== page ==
And they would. In all his years growing up on the lake, then returning as an adult to watch again, John hadn't seen many icebound loons. Their instincts were good. They rarely erred.
John, however, erred -- and often. Hadn't he done it again this morning, setting out in a T-shirt and shorts, wanting it to be summer still and finding himself butt cold now? He sometimes had trouble accepting that he wasn't twenty anymore. He was over forty -- and, yes, still six three and fit, but his body didn't work the way it once did. It ached around the knees, wrinkled around the eyes, receded at the temples, and chilled in the extremities.
But cold or not, he wasn't leaving. Not yet. There might not necessarily be the makings of a big best-seller in it, but he hadn't had his fill of the loons.
He sat rock still in the canoe with his hands in his armpits for warmth and his paddle stowed. These loons were used to his presence, but he took nothing for granted. As long as he kept his distance and respected their space, they would reward him with preening and singing. When the world was eerily quiet -- at night, at dawn, on mornings like this when the fog muffled other noise that life on the lake might make -- the loons' song shimmered and rose. And it came now -- breathtaking -- a primitive tremolo released with the shiver of a jaw, so beautiful, so mysterious, so wild that it raised the hair on the back of his neck.
It also carried a message. The tremolo was a cry of alarm. Granted, this one was low in pitch, which made it only a warning, but he wasn't about to ignore it. With the faintest rasp of wood on fiberglass, he lifted his paddle. Water lapped softly against the canoe as he guided it backward. When he was ten more feet away, he stabilized his position and quietly restowed the paddle. Hugging his elbows to his thighs for warmth, he sat, watched, listened, waited.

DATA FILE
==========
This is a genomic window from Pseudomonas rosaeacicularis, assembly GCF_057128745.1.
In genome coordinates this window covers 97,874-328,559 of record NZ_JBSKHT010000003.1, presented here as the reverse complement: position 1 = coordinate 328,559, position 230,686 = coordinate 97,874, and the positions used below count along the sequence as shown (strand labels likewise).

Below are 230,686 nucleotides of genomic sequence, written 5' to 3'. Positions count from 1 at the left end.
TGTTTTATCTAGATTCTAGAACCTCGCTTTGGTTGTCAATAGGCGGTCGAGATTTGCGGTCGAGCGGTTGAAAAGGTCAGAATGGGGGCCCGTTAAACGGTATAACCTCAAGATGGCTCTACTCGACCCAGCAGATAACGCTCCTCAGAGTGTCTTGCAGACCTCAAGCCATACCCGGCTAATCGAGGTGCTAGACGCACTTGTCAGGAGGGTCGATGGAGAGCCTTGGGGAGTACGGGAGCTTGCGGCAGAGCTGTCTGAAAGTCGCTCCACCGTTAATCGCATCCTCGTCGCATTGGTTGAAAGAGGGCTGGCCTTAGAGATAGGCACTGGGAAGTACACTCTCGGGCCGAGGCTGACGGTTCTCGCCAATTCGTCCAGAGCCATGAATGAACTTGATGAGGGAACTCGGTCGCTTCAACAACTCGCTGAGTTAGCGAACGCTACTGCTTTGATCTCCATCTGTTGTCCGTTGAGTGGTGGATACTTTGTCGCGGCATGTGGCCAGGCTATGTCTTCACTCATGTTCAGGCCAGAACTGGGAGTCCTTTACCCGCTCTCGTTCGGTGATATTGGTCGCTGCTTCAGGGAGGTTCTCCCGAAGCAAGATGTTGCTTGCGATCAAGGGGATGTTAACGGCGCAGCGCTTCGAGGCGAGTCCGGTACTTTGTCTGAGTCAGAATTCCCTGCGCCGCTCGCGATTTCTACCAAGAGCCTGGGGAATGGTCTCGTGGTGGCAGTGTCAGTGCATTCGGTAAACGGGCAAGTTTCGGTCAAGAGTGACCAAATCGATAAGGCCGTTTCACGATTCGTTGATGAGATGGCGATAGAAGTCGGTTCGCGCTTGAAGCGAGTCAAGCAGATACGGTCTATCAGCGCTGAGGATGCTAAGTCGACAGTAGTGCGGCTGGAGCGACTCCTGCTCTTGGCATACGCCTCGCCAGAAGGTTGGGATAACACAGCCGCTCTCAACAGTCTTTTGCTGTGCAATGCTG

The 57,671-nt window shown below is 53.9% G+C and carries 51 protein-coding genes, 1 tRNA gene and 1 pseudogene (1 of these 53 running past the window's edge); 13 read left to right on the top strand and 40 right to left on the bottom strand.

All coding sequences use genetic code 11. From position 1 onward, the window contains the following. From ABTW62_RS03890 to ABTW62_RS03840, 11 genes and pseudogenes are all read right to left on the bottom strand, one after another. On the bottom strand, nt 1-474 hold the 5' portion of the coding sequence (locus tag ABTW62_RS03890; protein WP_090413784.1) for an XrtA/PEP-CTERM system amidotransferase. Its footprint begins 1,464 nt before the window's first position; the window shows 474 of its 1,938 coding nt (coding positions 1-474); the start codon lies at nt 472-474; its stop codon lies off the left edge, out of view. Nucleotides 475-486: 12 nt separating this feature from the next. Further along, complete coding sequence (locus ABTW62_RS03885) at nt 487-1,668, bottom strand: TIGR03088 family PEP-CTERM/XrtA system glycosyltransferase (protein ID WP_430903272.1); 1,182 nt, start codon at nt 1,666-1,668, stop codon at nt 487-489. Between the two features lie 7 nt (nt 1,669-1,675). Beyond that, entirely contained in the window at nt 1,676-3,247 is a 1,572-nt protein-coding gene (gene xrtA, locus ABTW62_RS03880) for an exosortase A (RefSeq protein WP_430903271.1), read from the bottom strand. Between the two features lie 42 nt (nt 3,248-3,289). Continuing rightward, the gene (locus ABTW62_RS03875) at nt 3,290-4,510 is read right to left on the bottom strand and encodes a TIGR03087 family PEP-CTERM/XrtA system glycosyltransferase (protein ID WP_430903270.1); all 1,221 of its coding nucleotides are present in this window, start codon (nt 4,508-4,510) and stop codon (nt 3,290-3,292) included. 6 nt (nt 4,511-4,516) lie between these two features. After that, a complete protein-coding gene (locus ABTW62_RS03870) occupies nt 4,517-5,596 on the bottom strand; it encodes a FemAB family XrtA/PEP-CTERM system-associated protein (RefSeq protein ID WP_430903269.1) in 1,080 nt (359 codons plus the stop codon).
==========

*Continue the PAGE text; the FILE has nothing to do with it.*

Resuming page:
In time, the loon closest to him stretched his neck forward and issued a long, low wail. The sound wasn't unlike the cry of a coyote, but John would never confuse the two. The loon's wail was at the same time more elemental and more delicate.
This one was the start of a dialogue, one adult calling the other in a succession of haunting sounds that brought the distant bird gliding closer. Even when they were ten feet apart, they continued to speak, with their beaks nearly shut and their elongated throats swelling around the sound.
Goose bumps rose on his skin. This was why he had returned to the lake -- why, after swearing off New Hampshire at fifteen, he had reversed himself at forty. Some said he'd done it for the job, others that he'd done it for his father, but the roundabout truth had to do with these birds. They signified something primal and wild, but simple, straightforward, and safe.
A loon's fife consisted of eating, grooming, and procreating. It was an honest life, devoid of pretense, ambition, and cruelty. The loon harmed others only when its own existence was threatened. John found that totally refreshing.
So he stayed longer, though he knew he should leave. It was Monday. Lake News had to be at the printer by noon on Wednesday. He already had material from his staff correspondents, one per town. Assuming that the appropriate bins held articles promised by local movers and shakers -- "movers and shakers" being a relative term -- he would have a wad of reading and editing, keystroking, cutting and pasting. If those articles weren't in the bins, he would call around Lake Henry and the four neighboring towns serviced by the paper, take information on the phone, and write what he could himself -- and if he still ended up with dead space, he would run more Thoreau.
There wasn't a book in that either, he told himself. A book had to be original. He had notebooks filled with ideas, folders thick with anecdotes he had collected since returning to town, but nothing sparked an urge to hustle -- at least, not when it came to writing a book. He did hustle when it came to Lake News -- but mostly between noon Tuesdays and noon Wednesdays. He was a last-minute kind of guy. He wrote better under the threat of a deadline closing in, liked the rush of a newsroom filled with action and noise, liked the perversion of keeping the managing editor on edge.
Copyright © 1999 by Barbara Delinsky
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The Angel of Losses
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